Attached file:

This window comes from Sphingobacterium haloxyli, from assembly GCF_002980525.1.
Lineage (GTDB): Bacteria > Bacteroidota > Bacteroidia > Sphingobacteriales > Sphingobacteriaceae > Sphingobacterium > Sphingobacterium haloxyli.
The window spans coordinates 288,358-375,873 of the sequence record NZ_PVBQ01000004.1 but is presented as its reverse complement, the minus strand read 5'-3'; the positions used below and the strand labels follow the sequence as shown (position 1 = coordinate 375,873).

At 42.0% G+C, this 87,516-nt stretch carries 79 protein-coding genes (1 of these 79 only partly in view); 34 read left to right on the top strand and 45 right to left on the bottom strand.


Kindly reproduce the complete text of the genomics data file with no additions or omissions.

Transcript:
This window comes from Sphingobacterium haloxyli, from assembly GCF_002980525.1.
Lineage (GTDB): Bacteria > Bacteroidota > Bacteroidia > Sphingobacteriales > Sphingobacteriaceae > Sphingobacterium > Sphingobacterium haloxyli.
The window spans coordinates 288,358-375,873 of the sequence record NZ_PVBQ01000004.1 but is presented as its reverse complement, the minus strand read 5'-3'; the positions used below and the strand labels follow the sequence as shown (position 1 = coordinate 375,873).

At 42.0% G+C, this 87,516-nt stretch carries 79 protein-coding genes (1 of these 79 only partly in view); 34 read left to right on the top strand and 45 right to left on the bottom strand.